One of the first tasks teachers face when designing a course is deciding what they want students to learn or get out of their course, students will always learn something, but good teachers want their students to learn something important or significant, rather than something relatively insignificant. We can classify the significant of learning like foundational knowledge; at the base of most other kinds of learning is the need for students to “know” something. Knowing, as used here, refers to students’ ability to understand and remember specific information and ideas. It is important for people today to have some valid basic knowledge, for example, about science, history, literature, geography, etc. foundational knowledge provides the basic understanding that is necessary for other kinds of learning. Application knowledge: this kind of learning occurs when students learn how to engage in some new kind of action, which may be intellectual, physical, social, etc. Learning how to engage in various kinds of thinking (critical, creative, practical) is an important form of application learning. But this category of significant learning also includes developing certain skills or learning how to manage complex projects. Application learning allows other kinds of learning to become useful. Integration learning; when students are able to see and understand the connections between different things, an important kind of learning has occurred. The act of making new connections gives learners a new form of power, especially intellectual power. Human Dimension; when students learn something important about their own Self and/or about others, it enables them to interact more effectively with themselves or with others, students discover the personal and/or social implications of what they have learned. What they learn or the way in which they learn sometimes gives students a new understanding of themselves (self-image) or a new vision of what they want to become (self-ideal). This kind of learning informs students about the human significance of what they are learning.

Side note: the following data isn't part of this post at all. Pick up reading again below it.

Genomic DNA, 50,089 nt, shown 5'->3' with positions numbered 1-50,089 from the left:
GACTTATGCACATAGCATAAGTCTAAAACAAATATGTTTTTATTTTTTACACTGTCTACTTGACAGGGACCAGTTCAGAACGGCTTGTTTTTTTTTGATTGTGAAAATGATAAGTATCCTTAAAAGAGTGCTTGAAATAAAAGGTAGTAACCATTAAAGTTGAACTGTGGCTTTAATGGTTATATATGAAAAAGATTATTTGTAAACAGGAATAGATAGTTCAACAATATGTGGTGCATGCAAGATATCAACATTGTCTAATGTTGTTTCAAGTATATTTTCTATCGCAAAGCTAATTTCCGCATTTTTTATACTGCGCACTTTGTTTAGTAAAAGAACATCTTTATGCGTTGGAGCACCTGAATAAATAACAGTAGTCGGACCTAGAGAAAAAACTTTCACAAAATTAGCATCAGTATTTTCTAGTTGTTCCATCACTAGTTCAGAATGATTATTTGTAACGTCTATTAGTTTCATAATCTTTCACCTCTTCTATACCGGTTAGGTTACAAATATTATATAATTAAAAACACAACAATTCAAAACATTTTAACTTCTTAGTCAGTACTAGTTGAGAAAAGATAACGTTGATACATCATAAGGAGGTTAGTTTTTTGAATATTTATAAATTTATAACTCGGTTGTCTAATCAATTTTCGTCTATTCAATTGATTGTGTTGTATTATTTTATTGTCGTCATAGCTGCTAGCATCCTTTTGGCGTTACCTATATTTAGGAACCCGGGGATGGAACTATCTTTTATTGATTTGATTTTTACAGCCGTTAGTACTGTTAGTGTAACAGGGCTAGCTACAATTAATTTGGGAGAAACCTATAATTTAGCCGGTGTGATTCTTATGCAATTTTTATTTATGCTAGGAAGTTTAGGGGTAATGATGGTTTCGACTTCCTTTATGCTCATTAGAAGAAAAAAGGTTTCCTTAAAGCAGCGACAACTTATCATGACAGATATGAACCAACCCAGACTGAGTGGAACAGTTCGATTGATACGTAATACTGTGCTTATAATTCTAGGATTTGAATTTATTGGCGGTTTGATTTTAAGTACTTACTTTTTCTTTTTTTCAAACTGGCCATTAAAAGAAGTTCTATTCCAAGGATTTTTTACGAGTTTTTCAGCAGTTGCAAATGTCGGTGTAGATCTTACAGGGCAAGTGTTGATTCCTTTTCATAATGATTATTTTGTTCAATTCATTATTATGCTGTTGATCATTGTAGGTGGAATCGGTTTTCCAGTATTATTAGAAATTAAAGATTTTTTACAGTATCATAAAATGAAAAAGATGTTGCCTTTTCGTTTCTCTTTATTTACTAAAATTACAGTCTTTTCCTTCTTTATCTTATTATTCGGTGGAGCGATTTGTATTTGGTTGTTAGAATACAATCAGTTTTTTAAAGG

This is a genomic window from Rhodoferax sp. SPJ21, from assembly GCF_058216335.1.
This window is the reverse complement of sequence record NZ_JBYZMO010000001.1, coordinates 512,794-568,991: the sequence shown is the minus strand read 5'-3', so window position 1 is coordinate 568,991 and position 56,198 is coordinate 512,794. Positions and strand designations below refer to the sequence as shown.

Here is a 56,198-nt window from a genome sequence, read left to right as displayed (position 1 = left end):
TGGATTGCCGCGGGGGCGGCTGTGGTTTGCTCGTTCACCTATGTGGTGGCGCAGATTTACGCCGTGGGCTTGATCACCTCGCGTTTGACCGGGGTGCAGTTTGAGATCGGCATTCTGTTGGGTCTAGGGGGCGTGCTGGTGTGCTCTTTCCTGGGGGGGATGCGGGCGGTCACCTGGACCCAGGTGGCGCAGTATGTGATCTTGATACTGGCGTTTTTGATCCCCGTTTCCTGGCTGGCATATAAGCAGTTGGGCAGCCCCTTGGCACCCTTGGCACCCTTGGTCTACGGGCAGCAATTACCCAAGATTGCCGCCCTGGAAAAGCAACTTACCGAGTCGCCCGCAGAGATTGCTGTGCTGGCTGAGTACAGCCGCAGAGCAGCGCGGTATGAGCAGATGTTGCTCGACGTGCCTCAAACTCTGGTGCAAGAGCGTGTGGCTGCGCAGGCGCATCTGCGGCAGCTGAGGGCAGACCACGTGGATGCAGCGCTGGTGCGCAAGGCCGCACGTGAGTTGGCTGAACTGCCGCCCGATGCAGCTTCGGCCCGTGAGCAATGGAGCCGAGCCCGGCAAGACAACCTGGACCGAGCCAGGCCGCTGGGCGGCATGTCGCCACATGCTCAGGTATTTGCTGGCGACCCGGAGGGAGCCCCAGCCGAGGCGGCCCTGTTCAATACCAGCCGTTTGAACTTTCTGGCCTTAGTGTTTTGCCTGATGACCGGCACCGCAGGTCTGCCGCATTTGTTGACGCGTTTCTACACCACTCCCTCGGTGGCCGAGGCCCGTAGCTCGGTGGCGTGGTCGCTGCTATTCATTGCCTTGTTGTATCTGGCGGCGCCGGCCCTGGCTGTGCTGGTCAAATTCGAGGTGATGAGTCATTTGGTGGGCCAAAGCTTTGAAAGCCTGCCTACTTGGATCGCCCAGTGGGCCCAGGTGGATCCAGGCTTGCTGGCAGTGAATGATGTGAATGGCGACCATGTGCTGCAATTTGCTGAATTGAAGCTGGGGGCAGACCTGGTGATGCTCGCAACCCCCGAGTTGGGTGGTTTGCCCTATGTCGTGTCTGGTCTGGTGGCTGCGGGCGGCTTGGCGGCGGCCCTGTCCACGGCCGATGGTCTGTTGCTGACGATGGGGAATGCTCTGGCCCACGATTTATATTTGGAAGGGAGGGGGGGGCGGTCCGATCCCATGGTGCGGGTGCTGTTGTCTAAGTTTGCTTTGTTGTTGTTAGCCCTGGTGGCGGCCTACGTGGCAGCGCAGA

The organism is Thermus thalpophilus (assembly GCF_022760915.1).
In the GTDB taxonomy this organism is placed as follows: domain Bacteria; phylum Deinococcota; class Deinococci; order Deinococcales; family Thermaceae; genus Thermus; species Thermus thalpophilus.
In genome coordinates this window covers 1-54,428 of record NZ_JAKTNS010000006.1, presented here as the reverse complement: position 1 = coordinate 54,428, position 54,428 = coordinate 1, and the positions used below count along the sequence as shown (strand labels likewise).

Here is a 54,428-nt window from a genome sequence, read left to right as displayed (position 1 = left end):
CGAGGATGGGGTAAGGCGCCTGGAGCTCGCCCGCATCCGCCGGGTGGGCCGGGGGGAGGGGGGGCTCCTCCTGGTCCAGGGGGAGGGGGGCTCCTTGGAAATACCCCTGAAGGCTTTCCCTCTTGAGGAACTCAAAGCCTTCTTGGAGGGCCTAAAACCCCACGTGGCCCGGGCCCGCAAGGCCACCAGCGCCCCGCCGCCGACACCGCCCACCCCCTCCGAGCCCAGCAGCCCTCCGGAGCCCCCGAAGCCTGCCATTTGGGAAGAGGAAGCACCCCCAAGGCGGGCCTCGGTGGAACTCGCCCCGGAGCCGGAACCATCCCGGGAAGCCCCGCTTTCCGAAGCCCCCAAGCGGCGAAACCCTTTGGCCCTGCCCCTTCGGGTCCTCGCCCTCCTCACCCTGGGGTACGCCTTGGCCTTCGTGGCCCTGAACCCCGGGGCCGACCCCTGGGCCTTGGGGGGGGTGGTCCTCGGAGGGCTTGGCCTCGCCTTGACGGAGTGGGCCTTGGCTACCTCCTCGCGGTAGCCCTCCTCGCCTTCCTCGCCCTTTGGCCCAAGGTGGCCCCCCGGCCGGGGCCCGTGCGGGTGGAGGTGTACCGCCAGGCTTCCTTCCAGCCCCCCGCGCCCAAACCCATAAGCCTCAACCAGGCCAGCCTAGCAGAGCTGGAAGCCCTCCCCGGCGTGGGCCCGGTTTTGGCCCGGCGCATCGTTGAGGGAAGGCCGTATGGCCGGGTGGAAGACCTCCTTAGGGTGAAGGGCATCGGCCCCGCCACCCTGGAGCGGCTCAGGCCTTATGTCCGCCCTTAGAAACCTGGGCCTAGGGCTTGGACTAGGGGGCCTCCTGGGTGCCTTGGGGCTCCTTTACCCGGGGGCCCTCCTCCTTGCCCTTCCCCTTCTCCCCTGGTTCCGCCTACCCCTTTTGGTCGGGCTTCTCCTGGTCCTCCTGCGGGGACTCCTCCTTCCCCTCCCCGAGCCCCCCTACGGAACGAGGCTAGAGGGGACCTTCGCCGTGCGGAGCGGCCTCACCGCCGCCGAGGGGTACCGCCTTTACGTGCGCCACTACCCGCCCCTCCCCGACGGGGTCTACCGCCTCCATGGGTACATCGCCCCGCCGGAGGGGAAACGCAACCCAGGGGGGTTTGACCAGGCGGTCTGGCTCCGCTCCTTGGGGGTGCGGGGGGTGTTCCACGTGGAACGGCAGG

Sometimes a learning experience changes’ the degree to which students care about something. This may be reflected in the form of new feelings, interests, and/or values. Any of these changes means students now care about something to a greater degree or in a way than they did before. When students care about something, they then have the energy they need for learning more about it and making it a part of their lives. Without the energy for learning, nothing significant happens.  Students also need how to learn something about the process of learning itself. It may be learning how to be a better student, how to engage in a particular kind of inquiry for a specific methods or scientific reference or how to become self-directing learners, this enables students to continue learning in the future and to do so with greater effectiveness.



Steve Paul (1952-2001): Creating Significant Learning experiences[L._Dee_Fink]_Creating_Significant_Learning_Experi(

 Dee Fink’s Taxonomy of Significant Learning